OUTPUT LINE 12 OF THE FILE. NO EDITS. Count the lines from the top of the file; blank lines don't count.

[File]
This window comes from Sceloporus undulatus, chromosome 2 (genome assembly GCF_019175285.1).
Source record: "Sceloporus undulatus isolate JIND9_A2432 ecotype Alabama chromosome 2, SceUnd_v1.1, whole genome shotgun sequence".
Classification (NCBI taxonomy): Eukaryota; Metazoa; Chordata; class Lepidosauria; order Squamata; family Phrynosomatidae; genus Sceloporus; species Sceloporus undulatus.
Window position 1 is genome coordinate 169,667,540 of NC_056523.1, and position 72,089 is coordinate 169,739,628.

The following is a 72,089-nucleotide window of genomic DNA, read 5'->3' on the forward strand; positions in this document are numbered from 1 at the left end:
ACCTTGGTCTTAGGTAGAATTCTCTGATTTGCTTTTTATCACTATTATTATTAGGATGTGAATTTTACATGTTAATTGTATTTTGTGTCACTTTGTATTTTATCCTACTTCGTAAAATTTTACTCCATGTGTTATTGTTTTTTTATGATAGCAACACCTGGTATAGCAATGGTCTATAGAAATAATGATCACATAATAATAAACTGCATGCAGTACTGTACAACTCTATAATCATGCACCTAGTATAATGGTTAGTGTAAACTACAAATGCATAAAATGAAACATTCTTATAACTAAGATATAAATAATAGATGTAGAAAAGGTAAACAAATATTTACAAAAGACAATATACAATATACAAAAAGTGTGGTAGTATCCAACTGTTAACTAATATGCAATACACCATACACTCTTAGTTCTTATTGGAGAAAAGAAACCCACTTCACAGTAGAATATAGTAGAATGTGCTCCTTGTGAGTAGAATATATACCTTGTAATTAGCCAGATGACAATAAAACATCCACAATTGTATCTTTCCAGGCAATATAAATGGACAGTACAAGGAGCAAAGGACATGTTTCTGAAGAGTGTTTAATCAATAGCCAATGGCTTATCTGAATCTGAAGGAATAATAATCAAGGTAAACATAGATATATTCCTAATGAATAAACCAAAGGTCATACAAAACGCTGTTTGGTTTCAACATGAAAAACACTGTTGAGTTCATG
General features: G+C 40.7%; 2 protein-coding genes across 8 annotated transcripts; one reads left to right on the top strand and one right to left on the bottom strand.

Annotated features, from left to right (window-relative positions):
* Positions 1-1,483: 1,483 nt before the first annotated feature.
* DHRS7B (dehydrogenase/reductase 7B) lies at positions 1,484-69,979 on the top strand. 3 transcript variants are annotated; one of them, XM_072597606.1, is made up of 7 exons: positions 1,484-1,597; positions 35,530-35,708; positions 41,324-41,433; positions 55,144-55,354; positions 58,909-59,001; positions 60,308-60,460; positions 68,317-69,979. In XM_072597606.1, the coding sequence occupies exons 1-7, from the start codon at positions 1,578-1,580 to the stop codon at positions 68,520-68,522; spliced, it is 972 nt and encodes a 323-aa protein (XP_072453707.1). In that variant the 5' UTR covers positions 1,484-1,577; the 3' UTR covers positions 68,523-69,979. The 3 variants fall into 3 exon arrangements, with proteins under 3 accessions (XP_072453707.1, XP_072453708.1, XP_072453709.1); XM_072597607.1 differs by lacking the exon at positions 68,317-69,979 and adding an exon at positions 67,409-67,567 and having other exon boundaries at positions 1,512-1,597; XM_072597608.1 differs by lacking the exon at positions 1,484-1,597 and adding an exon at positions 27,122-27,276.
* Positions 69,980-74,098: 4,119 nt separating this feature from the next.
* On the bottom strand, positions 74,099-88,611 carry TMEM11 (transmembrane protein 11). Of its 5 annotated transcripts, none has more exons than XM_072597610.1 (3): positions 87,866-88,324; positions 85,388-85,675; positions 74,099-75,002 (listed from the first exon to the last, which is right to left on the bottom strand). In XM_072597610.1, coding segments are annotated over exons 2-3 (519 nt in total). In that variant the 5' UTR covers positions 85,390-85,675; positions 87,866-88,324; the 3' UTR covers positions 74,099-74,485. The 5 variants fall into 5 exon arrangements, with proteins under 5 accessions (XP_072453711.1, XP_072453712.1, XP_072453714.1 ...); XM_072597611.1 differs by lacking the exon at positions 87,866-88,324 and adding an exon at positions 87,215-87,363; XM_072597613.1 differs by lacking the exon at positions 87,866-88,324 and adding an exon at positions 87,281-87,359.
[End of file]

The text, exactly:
* On the bottom strand, positions 74,099-88,611 carry TMEM11 (transmembrane protein 11). Of its 5 annotated transcripts, none has more exons than XM_072597610.1 (3): positions 87,866-88,324; positions 85,388-85,675; positions 74,099-75,002 (listed from the first exon to the last, which is right to left on the bottom strand). In XM_072597610.1, coding segments are annotated over exons 2-3 (519 nt in total). In that variant the 5' UTR covers positions 85,390-85,675; positions 87,866-88,324; the 3' UTR covers positions 74,099-74,485. The 5 variants fall into 5 exon arrangements, with proteins under 5 accessions (XP_072453711.1, XP_072453712.1, XP_072453714.1 ...); XM_072597611.1 differs by lacking the exon at positions 87,866-88,324 and adding an exon at positions 87,215-87,363; XM_072597613.1 differs by lacking the exon at positions 87,866-88,324 and adding an exon at positions 87,281-87,359.